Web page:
The Baner area as we all know has certainly grown in the last couple of years with major restaurant chains, the IT business and a significant residential population. One area which I hadn't explored is the Baner Pashan link road which begins at the left turn before the Symantec building. About a kilometre down is Regent Plaza and right opposite that a number of small eateries. Amongst these is Chutney Sauce Murabba or CSM as it is called by locals. Owned and run by an ex-chartered accountant, Dinesh Maheshwari, it is a tiny space with about eight tables, no indoor seating and no AC. A lot of his business is take away and home delivery. What CSM doesn't have is good signage so you'll have to look out for the red neon letters which are on the inside above the service counter.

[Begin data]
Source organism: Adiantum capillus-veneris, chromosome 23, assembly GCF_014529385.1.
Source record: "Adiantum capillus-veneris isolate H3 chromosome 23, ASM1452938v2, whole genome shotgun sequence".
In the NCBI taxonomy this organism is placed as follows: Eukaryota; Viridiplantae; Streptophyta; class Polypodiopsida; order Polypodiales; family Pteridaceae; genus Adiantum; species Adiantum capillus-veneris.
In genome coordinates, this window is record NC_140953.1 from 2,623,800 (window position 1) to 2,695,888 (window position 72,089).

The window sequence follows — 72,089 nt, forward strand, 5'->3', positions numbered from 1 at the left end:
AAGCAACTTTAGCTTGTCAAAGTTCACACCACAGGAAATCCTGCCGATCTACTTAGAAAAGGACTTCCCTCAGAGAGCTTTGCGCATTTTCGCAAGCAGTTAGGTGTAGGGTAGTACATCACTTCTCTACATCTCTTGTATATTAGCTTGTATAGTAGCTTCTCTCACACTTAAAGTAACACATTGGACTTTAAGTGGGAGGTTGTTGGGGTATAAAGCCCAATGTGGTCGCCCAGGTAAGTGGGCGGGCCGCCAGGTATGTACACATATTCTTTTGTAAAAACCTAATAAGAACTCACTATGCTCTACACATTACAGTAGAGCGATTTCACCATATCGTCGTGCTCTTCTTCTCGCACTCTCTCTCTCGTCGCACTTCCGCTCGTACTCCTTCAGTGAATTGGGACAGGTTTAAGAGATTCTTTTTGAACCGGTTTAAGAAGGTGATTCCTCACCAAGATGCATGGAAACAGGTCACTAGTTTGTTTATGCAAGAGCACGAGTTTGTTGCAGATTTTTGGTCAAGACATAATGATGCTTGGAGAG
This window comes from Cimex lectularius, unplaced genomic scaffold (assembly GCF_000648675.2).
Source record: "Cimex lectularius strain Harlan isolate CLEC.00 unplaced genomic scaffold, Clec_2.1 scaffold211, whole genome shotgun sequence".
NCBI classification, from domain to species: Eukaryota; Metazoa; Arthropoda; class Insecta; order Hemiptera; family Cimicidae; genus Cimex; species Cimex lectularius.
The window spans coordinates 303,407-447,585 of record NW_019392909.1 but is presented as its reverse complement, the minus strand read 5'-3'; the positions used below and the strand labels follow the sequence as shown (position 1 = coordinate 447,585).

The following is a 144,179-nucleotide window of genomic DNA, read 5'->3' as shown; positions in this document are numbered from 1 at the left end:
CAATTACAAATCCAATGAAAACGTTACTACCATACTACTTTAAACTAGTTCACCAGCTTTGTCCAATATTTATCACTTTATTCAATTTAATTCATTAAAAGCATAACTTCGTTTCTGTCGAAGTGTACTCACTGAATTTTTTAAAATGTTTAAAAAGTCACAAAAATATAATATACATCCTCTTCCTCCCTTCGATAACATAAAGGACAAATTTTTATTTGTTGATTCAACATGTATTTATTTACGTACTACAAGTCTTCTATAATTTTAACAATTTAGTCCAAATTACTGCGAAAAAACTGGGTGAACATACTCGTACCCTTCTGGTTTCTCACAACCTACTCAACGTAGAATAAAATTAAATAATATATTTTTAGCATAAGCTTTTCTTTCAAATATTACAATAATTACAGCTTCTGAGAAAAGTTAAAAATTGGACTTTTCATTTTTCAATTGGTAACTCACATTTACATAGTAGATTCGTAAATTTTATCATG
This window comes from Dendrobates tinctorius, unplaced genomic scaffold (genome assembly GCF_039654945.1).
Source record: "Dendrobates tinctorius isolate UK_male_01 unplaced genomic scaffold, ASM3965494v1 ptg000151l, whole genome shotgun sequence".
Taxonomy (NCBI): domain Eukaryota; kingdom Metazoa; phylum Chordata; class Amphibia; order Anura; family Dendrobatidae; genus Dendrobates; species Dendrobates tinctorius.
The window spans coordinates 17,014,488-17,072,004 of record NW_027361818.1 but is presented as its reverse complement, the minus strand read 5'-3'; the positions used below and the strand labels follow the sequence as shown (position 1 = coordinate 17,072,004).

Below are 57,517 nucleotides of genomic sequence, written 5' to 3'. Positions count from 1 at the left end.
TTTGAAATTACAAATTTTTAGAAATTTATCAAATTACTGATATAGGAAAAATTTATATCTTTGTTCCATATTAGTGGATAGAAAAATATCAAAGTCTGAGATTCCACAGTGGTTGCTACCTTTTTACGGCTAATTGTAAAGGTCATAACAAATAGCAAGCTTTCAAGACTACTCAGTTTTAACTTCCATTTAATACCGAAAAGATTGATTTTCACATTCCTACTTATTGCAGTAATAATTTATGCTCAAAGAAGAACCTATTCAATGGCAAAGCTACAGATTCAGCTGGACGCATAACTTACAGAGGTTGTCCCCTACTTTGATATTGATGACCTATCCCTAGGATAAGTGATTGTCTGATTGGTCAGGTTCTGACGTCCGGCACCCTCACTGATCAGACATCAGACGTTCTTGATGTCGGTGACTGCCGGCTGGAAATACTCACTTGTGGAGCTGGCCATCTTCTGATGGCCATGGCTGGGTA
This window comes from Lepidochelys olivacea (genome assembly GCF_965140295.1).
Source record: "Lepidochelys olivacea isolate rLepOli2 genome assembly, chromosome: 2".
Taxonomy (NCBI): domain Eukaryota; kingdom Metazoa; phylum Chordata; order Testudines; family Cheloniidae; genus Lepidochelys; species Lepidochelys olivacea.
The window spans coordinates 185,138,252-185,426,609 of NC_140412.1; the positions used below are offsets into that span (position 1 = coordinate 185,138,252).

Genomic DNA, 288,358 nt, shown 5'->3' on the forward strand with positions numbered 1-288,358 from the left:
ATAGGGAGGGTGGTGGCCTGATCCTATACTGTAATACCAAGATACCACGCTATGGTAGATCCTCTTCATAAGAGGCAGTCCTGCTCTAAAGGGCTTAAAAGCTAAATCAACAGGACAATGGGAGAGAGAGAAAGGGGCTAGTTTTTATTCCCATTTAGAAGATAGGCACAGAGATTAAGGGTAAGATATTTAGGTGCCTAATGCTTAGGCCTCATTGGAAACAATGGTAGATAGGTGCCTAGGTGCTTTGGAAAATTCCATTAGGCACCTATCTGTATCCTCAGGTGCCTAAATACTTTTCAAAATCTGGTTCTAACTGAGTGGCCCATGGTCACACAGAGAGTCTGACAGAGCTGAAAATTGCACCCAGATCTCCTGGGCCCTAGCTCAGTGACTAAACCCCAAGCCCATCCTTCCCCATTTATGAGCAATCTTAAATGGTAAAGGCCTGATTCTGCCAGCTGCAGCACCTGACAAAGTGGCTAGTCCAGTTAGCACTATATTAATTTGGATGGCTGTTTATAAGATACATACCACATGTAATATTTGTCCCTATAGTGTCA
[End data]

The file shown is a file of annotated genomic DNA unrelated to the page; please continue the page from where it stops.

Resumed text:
What CSM lacks in outer trappings, it makes up for in food. I am happy to see someone serving good, fast traditional dishes as opposed to fast junk, burgers and hot dogs which are neither a part of our culture nor healthy. Dinesh serves an interesting variety of curry-rice options, Indianised pizzas, parathas and burritos and the most stunning variety of home-made chutneys, sauces and murabbas, served with each dish and on the table in little chai glasses on request. Most are made by his mother and others sourced from family and friends.